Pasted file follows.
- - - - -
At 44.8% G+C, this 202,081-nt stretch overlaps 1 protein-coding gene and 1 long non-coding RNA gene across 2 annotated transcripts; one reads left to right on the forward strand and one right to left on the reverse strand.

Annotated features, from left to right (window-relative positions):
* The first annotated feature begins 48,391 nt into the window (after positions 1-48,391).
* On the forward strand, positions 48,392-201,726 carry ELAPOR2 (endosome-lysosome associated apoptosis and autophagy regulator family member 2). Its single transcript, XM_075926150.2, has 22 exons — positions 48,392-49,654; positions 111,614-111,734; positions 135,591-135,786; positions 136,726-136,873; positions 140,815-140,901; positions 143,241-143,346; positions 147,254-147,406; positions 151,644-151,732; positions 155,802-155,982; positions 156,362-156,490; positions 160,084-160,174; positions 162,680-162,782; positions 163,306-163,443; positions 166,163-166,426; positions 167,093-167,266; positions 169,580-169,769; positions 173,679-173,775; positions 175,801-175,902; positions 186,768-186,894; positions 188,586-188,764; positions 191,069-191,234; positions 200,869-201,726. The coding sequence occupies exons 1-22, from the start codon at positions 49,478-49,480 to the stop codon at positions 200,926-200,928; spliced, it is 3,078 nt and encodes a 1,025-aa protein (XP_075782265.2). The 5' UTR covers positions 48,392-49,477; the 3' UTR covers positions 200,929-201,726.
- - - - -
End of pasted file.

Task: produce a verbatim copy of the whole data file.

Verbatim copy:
At 44.8% G+C, this 202,081-nt stretch overlaps 1 protein-coding gene and 1 long non-coding RNA gene across 2 annotated transcripts; one reads left to right on the forward strand and one right to left on the reverse strand.

Annotated features, from left to right (window-relative positions):
* The first annotated feature begins 48,391 nt into the window (after positions 1-48,391).
* On the forward strand, positions 48,392-201,726 carry ELAPOR2 (endosome-lysosome associated apoptosis and autophagy regulator family member 2). Its single transcript, XM_075926150.2, has 22 exons — positions 48,392-49,654; positions 111,614-111,734; positions 135,591-135,786; positions 136,726-136,873; positions 140,815-140,901; positions 143,241-143,346; positions 147,254-147,406; positions 151,644-151,732; positions 155,802-155,982; positions 156,362-156,490; positions 160,084-160,174; positions 162,680-162,782; positions 163,306-163,443; positions 166,163-166,426; positions 167,093-167,266; positions 169,580-169,769; positions 173,679-173,775; positions 175,801-175,902; positions 186,768-186,894; positions 188,586-188,764; positions 191,069-191,234; positions 200,869-201,726. The coding sequence occupies exons 1-22, from the start codon at positions 49,478-49,480 to the stop codon at positions 200,926-200,928; spliced, it is 3,078 nt and encodes a 1,025-aa protein (XP_075782265.2). The 5' UTR covers positions 48,392-49,477; the 3' UTR covers positions 200,929-201,726.